We tend to think of ourselves as separate from nature, especially here in the city – “urban” and “wildlife” seem like contradictory terms. But if that disconnect were real, I don’t think my classmates and I would have found ourselves huddled together to admire a Spotted Towhee against a mingled backdrop of buildings and mountains.

Nature is persistent. We forget that it sings songs around us constantly, even in the middle of Portland. I hear these songs chirped and squawked around campus all the time, now that I’ve adjusted my ears.

“Hate Cannot Drive Out Hate; Only Love Can Do That.” – Dr. Martin Luther King Jr.

by Shezad Khan

As an atheist, one of my main goals is to make sure that my outlook on life revolves around peace and love. For this reason, I feel that it’s a shame that several atheist “scholars” have turned to using animosity to preach against those who they disagree with. It seems counterintuitive for these big names in atheism to be using the same tool that religious fanatics use to preach against their enemies – that tool being hate.

This is also an odd situation for me because my family comes from a Muslim background, from Bangladesh, a South Asian country. That means that every time a fanatical Islamic group – ISIL, Boko Haram, etc. – decides to spread their hatred via killing and destruction (the recent tragedy of Charlie Hebdo, for instance), it shines an incredibly bad light on Muslims in general. It has become more and more visible to me that a lot of people in this country generalize Muslims. Yes, it is racist to say that everyone in or from the Middle East is a terrorist, and yes, it is very prejudiced to say that that every Muslim is a terrorist. I may be an atheist, but I don’t ever want to see my family suffer through that. After the attacks made on September 11th, my mom wouldn’t let me go to the park after school – try explaining why to a nine-year-old kid.

So how am I supposed to feel now, that three young Muslim-American adults were killed in North Carolina and no one really seems to care? Three young Muslim-Americans killed “execution style” and the media has chalked it up to a “parking dispute.” It’s just something that doesn’t sit well with me.

Even though it seems like Muslim people are in a bad spot right now, I’m not without hope that there are people out there who understand the difference between religious people and religious fanatics as I do. Luckily, I find myself surrounded by intellectual and intelligent people – especially the friends I’ve made at Portland State. And to those who do want to use hate as their primary tool, I guess I’ll just have to chalk them up as being incredibly ignorant.

Slow ride, Take it easy

By: Sharon Nellist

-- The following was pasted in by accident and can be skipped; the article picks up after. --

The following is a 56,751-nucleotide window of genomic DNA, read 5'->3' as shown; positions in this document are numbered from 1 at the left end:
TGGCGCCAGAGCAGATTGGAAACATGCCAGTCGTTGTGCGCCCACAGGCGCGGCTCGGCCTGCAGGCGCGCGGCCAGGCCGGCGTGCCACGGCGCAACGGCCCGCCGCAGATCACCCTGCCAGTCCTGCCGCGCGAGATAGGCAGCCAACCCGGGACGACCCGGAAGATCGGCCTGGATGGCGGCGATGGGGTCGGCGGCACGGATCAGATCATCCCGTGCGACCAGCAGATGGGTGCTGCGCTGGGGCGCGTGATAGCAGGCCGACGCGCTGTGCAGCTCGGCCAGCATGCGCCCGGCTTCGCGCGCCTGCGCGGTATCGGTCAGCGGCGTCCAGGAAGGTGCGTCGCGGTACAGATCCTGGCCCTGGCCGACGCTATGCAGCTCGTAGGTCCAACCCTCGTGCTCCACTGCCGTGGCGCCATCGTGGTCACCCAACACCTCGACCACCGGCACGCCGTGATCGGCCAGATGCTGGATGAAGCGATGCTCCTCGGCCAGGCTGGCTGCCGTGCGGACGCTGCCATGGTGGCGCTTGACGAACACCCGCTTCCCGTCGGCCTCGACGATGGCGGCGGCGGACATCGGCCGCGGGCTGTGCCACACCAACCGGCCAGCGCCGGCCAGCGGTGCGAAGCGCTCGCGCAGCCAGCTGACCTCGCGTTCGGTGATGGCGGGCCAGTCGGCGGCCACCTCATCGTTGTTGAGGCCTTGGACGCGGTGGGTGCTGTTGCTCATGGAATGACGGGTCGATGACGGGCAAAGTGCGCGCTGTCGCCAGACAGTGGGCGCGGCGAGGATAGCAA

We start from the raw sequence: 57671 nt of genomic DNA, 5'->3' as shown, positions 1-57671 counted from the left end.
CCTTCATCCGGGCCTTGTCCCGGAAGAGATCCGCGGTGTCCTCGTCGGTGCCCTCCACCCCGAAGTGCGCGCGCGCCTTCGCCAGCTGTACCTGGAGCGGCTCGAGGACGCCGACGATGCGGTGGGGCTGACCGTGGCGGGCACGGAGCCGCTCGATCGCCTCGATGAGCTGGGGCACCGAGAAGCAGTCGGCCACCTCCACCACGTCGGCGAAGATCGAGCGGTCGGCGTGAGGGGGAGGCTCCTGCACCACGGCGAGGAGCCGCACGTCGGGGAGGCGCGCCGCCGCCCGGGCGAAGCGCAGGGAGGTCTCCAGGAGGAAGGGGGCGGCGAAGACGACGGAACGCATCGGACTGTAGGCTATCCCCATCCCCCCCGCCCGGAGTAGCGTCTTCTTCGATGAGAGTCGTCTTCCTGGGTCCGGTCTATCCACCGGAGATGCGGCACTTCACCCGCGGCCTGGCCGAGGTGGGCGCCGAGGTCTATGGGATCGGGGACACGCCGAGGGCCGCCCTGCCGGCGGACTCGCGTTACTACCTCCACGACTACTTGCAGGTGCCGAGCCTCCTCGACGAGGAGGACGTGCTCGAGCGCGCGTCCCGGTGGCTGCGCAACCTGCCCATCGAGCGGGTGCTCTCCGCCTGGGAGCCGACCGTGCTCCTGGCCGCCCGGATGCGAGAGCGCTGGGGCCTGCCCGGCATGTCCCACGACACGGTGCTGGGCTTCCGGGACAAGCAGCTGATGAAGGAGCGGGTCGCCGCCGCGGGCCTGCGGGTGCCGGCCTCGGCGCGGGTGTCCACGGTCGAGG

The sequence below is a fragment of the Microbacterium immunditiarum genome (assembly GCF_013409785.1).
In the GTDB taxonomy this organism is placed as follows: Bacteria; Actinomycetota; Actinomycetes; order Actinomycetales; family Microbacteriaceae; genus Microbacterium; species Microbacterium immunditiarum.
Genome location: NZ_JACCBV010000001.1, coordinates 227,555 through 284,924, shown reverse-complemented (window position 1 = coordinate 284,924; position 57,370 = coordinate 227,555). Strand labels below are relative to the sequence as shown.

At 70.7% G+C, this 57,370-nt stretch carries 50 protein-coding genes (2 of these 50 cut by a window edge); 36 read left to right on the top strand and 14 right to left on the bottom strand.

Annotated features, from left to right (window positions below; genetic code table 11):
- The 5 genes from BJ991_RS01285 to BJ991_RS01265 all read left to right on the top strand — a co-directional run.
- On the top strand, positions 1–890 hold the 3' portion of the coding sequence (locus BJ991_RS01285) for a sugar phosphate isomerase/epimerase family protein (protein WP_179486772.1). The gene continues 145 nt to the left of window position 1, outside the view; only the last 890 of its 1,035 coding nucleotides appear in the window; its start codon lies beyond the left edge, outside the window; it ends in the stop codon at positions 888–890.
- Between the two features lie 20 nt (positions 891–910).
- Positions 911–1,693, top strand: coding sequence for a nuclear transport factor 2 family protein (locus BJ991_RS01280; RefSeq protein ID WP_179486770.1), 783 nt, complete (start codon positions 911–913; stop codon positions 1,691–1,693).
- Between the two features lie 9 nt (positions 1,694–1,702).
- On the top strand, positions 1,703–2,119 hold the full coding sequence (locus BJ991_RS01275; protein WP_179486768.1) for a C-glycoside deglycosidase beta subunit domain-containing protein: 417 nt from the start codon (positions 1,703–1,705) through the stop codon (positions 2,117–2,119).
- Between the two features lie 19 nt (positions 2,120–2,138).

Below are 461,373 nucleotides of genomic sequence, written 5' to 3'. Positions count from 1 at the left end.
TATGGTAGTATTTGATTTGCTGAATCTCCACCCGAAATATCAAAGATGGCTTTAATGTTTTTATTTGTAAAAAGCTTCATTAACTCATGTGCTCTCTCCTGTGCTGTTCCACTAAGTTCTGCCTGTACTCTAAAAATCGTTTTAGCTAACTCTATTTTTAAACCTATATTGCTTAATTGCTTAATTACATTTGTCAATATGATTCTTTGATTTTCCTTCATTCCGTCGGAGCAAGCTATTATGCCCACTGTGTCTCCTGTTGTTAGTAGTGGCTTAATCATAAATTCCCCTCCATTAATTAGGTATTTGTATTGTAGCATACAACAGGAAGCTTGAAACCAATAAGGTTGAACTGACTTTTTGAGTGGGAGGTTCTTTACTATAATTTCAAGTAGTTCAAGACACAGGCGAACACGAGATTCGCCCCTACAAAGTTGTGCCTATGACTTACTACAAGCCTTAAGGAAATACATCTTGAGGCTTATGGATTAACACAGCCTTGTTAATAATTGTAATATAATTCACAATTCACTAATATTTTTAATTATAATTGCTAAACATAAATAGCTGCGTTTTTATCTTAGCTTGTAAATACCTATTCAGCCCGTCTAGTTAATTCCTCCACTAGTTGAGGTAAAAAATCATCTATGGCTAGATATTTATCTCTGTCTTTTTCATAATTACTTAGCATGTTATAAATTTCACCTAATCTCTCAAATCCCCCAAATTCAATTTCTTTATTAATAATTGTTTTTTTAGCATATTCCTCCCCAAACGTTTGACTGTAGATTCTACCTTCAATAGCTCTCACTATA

I admire and sympathize at the same time with those who take more than the recommended full-time classes and are involved in every other school organization and club in hopes to save a bit of money and graduate sooner than expected. Because I once was that student – and it is certainly not for everyone.

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Perhaps it is that I am a returning full-time student, in my late twenties, married, making a car payment, working several outside jobs in order to pay rent, and I’m not opposed to starting a family while trying to have the most quintessential young college experience.

What I have realized is that it is possible for everyone to have this experience, even me, but you need to know how to balance these things and maintain your sanity.

  • For me I know I need 12 credit hours, no more or less, for optimal learning
  • That suggests that I have 24 hours total of study time
  • I save money by bringing food instead of eating at delicious food carts – allows for some creativity, or lack thereof
  • My job as a nanny gives me the flexibility around my school schedule, as it is my priority
  • I budget using a spreadsheet, they are not just for old people – I can cut back on my student loans this year!
  • I am part of PSU Crew (campus rowing team), yes at 5:30 a.m. every morning, and I work for the student blog – minimal commitment allows me to focus on my involvement
  • And then, there is a whole day allotted for spending time with my husband or friends – we frequent the Saturday Market on campus

My degree may take an extra term or two to complete, but I most likely will not have a mental breakdown, my personal life will be unharmed, and I will succeed well enough to go on to Grad school and still have my perfect college experience.